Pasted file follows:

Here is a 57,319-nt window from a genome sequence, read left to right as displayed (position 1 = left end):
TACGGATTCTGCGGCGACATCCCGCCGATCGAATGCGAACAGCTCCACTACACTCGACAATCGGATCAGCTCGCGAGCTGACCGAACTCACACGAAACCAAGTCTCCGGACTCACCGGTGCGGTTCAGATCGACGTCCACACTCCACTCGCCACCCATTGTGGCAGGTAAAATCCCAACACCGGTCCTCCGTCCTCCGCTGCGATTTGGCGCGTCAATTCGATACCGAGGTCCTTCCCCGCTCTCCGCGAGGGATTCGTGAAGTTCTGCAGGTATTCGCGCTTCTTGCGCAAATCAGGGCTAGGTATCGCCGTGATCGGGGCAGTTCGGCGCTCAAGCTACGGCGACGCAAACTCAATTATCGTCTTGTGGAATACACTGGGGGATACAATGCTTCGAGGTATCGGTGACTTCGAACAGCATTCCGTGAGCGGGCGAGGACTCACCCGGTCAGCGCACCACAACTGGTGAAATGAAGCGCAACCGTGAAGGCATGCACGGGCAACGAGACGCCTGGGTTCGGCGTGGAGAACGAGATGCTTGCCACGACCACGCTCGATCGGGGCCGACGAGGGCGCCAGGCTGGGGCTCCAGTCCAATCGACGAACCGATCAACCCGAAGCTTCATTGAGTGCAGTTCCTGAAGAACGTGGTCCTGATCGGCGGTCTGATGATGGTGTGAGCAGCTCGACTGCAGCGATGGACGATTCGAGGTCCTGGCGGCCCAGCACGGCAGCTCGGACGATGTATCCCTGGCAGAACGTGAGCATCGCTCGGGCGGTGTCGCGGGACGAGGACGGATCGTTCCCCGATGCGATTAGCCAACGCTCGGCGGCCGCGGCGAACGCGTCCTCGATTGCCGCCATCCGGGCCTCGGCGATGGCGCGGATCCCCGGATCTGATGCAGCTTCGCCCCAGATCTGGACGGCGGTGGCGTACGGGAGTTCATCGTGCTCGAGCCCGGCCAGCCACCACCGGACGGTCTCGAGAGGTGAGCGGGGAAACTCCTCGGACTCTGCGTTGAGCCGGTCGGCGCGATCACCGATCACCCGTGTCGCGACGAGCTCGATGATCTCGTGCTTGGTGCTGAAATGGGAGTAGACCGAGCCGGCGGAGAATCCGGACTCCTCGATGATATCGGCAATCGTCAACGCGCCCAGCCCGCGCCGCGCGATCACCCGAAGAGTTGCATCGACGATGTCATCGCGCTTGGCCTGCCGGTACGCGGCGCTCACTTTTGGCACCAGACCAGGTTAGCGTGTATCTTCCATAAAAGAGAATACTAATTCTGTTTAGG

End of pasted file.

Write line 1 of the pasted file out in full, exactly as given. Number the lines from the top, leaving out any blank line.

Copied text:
Here is a 57,319-nt window from a genome sequence, read left to right as displayed (position 1 = left end):